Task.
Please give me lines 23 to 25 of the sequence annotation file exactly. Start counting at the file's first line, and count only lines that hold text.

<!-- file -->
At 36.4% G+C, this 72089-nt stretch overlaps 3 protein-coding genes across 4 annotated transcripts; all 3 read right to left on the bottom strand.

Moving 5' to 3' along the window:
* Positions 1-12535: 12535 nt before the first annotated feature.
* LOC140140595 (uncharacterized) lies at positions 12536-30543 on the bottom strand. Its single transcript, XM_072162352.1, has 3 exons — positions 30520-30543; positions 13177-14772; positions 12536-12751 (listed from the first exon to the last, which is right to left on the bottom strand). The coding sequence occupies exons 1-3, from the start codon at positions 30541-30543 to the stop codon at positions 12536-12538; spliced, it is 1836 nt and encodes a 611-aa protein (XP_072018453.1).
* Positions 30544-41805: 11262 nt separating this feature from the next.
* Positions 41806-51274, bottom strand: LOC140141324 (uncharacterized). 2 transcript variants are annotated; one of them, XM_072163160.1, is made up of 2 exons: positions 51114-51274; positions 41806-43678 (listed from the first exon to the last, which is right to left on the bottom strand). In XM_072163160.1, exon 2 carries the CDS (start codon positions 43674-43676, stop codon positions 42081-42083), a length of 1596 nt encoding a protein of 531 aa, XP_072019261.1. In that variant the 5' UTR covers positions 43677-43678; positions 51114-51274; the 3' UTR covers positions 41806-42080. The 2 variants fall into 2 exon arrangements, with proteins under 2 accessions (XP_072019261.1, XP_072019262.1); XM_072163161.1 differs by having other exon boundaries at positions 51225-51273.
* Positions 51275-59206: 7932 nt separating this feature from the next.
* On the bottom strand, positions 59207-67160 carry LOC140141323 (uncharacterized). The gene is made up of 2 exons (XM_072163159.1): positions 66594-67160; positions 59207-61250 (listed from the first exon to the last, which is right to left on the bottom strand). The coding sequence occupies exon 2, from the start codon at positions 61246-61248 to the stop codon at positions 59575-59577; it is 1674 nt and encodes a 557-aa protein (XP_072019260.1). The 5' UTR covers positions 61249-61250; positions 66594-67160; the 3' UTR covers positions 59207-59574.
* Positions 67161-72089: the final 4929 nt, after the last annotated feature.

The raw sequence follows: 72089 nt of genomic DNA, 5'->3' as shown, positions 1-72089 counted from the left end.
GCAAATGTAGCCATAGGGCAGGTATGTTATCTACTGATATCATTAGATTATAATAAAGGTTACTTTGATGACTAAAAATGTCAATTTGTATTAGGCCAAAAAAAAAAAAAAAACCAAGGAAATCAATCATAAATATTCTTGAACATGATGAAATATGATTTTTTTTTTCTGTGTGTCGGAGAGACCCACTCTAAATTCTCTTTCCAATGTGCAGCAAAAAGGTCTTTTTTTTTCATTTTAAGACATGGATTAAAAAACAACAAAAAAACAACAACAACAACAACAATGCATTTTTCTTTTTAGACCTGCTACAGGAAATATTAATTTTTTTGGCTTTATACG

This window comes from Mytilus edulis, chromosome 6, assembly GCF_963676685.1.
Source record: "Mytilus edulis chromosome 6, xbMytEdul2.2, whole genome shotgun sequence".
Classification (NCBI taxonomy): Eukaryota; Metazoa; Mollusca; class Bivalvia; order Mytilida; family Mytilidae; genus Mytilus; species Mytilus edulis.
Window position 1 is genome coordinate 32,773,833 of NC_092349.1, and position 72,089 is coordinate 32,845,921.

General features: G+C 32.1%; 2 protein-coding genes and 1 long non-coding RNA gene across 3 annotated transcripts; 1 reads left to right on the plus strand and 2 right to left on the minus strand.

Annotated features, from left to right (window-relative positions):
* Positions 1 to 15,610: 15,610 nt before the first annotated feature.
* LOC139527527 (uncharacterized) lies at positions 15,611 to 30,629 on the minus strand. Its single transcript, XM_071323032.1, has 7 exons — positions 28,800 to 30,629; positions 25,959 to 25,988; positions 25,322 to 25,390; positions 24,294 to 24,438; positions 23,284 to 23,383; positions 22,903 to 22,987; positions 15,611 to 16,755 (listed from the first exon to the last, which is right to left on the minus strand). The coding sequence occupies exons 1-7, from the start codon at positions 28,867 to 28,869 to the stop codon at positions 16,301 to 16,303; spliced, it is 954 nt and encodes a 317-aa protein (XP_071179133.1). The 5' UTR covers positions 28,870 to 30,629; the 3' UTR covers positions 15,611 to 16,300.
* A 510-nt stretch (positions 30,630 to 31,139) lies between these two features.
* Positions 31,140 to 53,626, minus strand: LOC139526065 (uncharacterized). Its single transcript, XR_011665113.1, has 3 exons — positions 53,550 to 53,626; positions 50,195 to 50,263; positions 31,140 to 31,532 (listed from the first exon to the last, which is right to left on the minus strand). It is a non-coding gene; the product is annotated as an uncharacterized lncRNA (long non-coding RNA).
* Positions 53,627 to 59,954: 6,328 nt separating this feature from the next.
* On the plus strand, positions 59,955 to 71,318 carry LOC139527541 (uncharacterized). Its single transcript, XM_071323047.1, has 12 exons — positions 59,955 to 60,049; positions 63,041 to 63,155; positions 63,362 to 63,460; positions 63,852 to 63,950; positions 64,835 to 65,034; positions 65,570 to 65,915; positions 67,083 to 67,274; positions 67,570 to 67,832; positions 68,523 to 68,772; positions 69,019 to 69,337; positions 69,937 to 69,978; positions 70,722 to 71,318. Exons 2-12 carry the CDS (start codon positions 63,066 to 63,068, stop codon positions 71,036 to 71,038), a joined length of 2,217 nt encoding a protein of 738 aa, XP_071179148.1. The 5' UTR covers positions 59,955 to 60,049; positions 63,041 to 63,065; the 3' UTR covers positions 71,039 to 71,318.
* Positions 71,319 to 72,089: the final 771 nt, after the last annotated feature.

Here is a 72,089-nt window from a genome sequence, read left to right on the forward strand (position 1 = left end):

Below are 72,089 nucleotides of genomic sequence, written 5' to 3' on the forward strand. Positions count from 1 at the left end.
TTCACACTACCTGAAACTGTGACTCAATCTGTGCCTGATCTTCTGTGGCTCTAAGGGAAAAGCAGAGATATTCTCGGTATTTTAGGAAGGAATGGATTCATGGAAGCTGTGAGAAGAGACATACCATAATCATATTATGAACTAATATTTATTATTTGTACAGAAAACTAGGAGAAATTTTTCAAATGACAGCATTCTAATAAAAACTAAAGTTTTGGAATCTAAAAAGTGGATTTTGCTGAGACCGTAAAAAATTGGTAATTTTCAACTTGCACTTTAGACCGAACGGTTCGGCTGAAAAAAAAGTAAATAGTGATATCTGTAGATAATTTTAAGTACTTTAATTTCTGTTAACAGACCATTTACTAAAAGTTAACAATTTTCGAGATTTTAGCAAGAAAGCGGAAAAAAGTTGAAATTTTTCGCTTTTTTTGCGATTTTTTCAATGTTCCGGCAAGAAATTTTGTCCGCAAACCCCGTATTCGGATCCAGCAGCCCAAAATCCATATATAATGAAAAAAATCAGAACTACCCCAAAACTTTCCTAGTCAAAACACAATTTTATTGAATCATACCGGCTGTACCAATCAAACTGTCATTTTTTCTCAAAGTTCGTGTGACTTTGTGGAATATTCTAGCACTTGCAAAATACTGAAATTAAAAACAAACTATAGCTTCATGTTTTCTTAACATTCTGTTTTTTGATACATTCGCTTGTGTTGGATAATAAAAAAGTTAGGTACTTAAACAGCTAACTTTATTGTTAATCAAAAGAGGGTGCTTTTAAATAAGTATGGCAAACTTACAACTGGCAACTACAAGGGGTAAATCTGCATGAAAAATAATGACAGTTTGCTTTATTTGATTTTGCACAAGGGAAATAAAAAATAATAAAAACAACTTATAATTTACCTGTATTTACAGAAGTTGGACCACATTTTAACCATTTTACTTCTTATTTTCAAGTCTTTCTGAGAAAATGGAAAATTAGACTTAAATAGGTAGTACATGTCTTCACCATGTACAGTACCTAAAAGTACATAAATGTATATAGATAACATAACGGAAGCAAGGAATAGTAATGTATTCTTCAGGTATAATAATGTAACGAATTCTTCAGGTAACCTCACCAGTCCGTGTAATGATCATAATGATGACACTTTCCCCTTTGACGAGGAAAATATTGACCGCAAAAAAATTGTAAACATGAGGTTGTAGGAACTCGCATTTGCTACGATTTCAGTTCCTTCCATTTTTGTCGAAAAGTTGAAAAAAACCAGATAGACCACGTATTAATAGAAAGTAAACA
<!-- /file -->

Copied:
* On the plus strand, positions 59,955 to 71,318 carry LOC139527541 (uncharacterized). Its single transcript, XM_071323047.1, has 12 exons — positions 59,955 to 60,049; positions 63,041 to 63,155; positions 63,362 to 63,460; positions 63,852 to 63,950; positions 64,835 to 65,034; positions 65,570 to 65,915; positions 67,083 to 67,274; positions 67,570 to 67,832; positions 68,523 to 68,772; positions 69,019 to 69,337; positions 69,937 to 69,978; positions 70,722 to 71,318. Exons 2-12 carry the CDS (start codon positions 63,066 to 63,068, stop codon positions 71,036 to 71,038), a joined length of 2,217 nt encoding a protein of 738 aa, XP_071179148.1. The 5' UTR covers positions 59,955 to 60,049; positions 63,041 to 63,065; the 3' UTR covers positions 71,039 to 71,318.
* Positions 71,319 to 72,089: the final 771 nt, after the last annotated feature.

Here is a 72,089-nt window from a genome sequence, read left to right on the forward strand (position 1 = left end):